“People have tested the technology. Most of the large companies out there all know it now. They know what it’s capable of and what it’s not capable of yet, and they’re finding their niches,” Crutchfield explained. “And now, they’re turning it into a production tool. So, it becomes important when you get into that serial production, that repeatability and quality systems ensure that you’re reliably producing quality parts each and every time.”
The holy grail for such a process would be automated in-process quality control, which would compensate for errors during printing, rather than solely providing data related to those issues once a print job is complete. For Materialise to obtain such capabilities, it would be necessary to have a close-knit relationship with machine makers. However, to get to that point, the existing Materialise Process Control demonstrates to the market the viability and value of such a technology to original equipment manufacturers.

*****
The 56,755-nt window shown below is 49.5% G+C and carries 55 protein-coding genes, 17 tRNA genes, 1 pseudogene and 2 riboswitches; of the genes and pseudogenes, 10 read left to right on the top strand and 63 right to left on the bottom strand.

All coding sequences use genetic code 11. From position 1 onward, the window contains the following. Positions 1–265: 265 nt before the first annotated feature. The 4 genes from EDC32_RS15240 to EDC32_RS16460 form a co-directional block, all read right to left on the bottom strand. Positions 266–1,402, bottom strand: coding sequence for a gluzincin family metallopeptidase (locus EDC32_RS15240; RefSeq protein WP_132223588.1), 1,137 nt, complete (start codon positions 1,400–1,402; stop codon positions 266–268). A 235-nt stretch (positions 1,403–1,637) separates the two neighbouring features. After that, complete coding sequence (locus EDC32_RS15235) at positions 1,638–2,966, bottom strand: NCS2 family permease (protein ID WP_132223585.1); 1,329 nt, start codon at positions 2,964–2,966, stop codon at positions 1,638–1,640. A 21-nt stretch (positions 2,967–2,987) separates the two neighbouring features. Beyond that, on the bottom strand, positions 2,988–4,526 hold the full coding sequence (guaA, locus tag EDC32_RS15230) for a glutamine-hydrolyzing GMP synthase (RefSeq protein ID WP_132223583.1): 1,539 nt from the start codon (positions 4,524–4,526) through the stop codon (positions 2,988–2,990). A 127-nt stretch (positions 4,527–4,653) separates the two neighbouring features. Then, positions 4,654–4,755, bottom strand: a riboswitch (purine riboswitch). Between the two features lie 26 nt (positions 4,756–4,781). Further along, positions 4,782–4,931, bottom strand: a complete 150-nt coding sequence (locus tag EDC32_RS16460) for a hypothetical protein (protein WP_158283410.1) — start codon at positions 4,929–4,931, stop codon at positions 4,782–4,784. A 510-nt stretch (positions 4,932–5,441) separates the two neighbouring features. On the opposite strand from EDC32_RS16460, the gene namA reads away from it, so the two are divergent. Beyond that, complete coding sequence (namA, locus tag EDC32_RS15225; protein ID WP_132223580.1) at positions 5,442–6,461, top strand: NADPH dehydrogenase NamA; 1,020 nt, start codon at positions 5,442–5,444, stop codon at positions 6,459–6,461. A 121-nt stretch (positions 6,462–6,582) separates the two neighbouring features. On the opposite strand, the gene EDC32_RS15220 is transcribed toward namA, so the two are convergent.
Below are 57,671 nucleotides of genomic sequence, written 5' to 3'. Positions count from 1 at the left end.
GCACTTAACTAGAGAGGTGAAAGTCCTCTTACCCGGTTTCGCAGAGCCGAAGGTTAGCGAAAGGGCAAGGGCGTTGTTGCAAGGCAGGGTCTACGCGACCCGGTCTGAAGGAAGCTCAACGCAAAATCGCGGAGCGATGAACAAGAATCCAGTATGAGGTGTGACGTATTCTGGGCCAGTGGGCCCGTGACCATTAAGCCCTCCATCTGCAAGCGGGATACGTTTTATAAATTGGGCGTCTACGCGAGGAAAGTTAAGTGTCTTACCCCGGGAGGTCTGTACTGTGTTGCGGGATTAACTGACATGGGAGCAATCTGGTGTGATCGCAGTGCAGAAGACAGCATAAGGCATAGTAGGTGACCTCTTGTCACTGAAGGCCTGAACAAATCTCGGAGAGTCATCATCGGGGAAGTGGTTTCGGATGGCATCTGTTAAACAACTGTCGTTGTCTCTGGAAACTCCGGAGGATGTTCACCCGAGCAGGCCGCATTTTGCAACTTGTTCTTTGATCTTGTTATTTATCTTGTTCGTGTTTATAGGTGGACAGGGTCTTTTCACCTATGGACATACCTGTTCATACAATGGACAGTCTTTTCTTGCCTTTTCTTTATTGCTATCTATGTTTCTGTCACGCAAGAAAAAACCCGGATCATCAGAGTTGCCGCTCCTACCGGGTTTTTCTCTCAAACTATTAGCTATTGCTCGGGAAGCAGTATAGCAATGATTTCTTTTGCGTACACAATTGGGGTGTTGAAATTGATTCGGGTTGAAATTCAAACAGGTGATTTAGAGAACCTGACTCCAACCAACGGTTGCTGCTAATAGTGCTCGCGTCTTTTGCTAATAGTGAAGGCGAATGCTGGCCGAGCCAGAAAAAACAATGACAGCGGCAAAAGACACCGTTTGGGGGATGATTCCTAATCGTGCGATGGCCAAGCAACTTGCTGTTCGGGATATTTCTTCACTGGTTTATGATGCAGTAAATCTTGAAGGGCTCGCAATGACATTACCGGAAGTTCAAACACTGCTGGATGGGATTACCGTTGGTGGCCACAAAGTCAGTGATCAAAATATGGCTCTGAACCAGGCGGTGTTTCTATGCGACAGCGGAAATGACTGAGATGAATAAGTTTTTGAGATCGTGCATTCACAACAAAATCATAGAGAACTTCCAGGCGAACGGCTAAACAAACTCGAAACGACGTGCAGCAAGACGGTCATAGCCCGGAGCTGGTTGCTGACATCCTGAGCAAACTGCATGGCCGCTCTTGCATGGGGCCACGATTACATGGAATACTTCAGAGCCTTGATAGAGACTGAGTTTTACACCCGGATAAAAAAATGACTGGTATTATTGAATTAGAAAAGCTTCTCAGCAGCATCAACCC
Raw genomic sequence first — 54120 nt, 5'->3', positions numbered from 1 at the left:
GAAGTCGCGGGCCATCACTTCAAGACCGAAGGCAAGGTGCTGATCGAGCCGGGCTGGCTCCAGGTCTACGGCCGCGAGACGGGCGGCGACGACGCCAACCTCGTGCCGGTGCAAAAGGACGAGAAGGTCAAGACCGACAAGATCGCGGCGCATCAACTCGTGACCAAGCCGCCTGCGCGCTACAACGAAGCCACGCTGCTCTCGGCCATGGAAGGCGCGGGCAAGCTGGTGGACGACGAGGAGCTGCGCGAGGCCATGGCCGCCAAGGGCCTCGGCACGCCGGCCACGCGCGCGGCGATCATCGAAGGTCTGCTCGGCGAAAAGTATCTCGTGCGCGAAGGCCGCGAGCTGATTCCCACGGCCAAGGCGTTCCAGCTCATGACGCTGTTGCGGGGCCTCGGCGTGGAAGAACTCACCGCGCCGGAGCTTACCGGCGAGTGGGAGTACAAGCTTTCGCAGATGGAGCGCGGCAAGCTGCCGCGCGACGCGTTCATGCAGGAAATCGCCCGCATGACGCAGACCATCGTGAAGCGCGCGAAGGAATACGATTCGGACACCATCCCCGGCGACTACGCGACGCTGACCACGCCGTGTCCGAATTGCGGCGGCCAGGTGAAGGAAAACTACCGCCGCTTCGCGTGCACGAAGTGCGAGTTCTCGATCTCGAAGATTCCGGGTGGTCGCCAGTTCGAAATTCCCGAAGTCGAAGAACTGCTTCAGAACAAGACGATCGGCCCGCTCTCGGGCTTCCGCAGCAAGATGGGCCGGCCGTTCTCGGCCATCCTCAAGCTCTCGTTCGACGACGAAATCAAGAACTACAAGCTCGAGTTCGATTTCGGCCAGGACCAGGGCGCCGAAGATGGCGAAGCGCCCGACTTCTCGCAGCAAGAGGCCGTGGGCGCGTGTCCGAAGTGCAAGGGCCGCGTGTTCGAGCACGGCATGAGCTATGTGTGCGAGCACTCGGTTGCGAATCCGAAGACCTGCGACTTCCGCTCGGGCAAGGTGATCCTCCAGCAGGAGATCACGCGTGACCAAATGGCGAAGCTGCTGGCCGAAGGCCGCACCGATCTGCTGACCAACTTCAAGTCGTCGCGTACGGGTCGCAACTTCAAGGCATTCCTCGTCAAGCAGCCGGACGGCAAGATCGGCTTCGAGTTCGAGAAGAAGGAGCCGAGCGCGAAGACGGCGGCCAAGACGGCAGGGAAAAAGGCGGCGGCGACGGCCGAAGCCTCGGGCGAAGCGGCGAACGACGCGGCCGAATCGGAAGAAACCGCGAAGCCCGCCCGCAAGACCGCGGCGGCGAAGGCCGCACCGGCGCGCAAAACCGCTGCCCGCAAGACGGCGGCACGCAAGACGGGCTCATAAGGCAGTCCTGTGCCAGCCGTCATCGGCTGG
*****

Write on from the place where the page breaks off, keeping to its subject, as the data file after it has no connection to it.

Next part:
There are 3D printing machine builders that have developed their own in-house solutions to in-process quality control. Albeit, these tools are limited to users of the specific machines.
“Let’s be honest, they’re not the first ones to try. You can have some success doing that. It’s the Sony Beta Max model, where they try to keep it all to themselves, including the machine,” Crutchfield said. “Ultimately, VHS is what was successful because it was open. People could build on the open platform. It’s what makes smartphones successful as well. They’re semi-open platforms. You know, my mobile phone will have a, a Google app, an Apple app, and a Microsoft app on it. That’s the successful business model in our mind. That’s why we embrace that every day.”
Materialise is a famously open company, attempting to serve the entire 3D printing industry. The CO-AM platform is one way that it’s allowing potential competitors into the same ecosystem.